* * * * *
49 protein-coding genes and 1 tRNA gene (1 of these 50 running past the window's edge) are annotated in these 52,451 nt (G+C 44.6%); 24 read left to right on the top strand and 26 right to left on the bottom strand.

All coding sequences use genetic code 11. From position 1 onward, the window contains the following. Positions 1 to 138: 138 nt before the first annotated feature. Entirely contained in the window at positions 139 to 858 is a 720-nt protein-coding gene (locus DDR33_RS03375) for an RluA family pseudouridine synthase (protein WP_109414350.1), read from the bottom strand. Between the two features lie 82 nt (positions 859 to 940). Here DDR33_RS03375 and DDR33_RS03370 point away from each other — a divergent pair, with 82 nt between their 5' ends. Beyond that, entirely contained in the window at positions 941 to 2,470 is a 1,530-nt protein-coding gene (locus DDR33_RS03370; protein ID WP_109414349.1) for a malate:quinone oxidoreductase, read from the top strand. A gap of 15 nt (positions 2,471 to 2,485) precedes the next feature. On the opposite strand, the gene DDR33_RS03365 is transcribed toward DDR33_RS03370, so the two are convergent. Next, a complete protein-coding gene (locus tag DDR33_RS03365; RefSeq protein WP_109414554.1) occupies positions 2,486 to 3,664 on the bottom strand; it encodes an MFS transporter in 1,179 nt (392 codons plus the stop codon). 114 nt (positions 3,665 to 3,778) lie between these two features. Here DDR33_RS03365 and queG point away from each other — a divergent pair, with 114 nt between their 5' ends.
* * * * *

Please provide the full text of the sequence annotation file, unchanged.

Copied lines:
49 protein-coding genes and 1 tRNA gene (1 of these 50 running past the window's edge) are annotated in these 52,451 nt (G+C 44.6%); 24 read left to right on the top strand and 26 right to left on the bottom strand.

All coding sequences use genetic code 11. From position 1 onward, the window contains the following. Positions 1 to 138: 138 nt before the first annotated feature. Entirely contained in the window at positions 139 to 858 is a 720-nt protein-coding gene (locus DDR33_RS03375) for an RluA family pseudouridine synthase (protein WP_109414350.1), read from the bottom strand. Between the two features lie 82 nt (positions 859 to 940). Here DDR33_RS03375 and DDR33_RS03370 point away from each other — a divergent pair, with 82 nt between their 5' ends. Beyond that, entirely contained in the window at positions 941 to 2,470 is a 1,530-nt protein-coding gene (locus DDR33_RS03370; protein ID WP_109414349.1) for a malate:quinone oxidoreductase, read from the top strand. A gap of 15 nt (positions 2,471 to 2,485) precedes the next feature. On the opposite strand, the gene DDR33_RS03365 is transcribed toward DDR33_RS03370, so the two are convergent. Next, a complete protein-coding gene (locus tag DDR33_RS03365; RefSeq protein WP_109414554.1) occupies positions 2,486 to 3,664 on the bottom strand; it encodes an MFS transporter in 1,179 nt (392 codons plus the stop codon). 114 nt (positions 3,665 to 3,778) lie between these two features. Here DDR33_RS03365 and queG point away from each other — a divergent pair, with 114 nt between their 5' ends.